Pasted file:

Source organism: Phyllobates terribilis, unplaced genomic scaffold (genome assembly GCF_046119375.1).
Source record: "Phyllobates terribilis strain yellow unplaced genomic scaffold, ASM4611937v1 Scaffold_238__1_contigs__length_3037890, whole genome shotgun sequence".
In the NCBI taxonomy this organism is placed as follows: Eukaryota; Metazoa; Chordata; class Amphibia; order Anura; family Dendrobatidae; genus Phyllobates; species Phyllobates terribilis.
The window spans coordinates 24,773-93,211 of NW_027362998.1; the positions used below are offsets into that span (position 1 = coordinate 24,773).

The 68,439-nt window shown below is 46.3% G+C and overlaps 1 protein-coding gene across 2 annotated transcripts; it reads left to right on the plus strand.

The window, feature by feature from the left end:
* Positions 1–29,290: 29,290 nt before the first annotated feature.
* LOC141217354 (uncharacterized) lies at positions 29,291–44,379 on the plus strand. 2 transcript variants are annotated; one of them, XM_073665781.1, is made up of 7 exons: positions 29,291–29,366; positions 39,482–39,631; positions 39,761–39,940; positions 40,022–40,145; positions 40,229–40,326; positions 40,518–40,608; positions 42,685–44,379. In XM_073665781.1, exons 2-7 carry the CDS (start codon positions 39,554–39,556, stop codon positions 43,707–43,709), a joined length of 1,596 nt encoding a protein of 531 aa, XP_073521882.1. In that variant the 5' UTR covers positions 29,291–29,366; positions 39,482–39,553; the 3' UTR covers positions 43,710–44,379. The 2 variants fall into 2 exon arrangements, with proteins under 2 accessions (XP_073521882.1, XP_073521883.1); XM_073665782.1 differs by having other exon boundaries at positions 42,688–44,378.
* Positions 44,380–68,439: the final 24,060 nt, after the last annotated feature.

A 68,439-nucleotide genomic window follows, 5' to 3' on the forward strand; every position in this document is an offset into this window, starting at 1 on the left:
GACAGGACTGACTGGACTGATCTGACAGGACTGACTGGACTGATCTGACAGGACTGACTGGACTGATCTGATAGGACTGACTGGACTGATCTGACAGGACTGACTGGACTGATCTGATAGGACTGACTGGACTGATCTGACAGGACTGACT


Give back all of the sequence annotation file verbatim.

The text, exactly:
Source organism: Phyllobates terribilis, unplaced genomic scaffold (genome assembly GCF_046119375.1).
Source record: "Phyllobates terribilis strain yellow unplaced genomic scaffold, ASM4611937v1 Scaffold_238__1_contigs__length_3037890, whole genome shotgun sequence".
In the NCBI taxonomy this organism is placed as follows: Eukaryota; Metazoa; Chordata; class Amphibia; order Anura; family Dendrobatidae; genus Phyllobates; species Phyllobates terribilis.
The window spans coordinates 24,773-93,211 of NW_027362998.1; the positions used below are offsets into that span (position 1 = coordinate 24,773).

The 68,439-nt window shown below is 46.3% G+C and overlaps 1 protein-coding gene across 2 annotated transcripts; it reads left to right on the plus strand.

The window, feature by feature from the left end:
* Positions 1–29,290: 29,290 nt before the first annotated feature.
* LOC141217354 (uncharacterized) lies at positions 29,291–44,379 on the plus strand. 2 transcript variants are annotated; one of them, XM_073665781.1, is made up of 7 exons: positions 29,291–29,366; positions 39,482–39,631; positions 39,761–39,940; positions 40,022–40,145; positions 40,229–40,326; positions 40,518–40,608; positions 42,685–44,379. In XM_073665781.1, exons 2-7 carry the CDS (start codon positions 39,554–39,556, stop codon positions 43,707–43,709), a joined length of 1,596 nt encoding a protein of 531 aa, XP_073521882.1. In that variant the 5' UTR covers positions 29,291–29,366; positions 39,482–39,553; the 3' UTR covers positions 43,710–44,379. The 2 variants fall into 2 exon arrangements, with proteins under 2 accessions (XP_073521882.1, XP_073521883.1); XM_073665782.1 differs by having other exon boundaries at positions 42,688–44,378.
* Positions 44,380–68,439: the final 24,060 nt, after the last annotated feature.

A 68,439-nucleotide genomic window follows, 5' to 3' on the forward strand; every position in this document is an offset into this window, starting at 1 on the left:
GACAGGACTGACTGGACTGATCTGACAGGACTGACTGGACTGATCTGACAGGACTGACTGGACTGATCTGATAGGACTGACTGGACTGATCTGACAGGACTGACTGGACTGATCTGATAGGACTGACTGGACTGATCTGACAGGACTGACT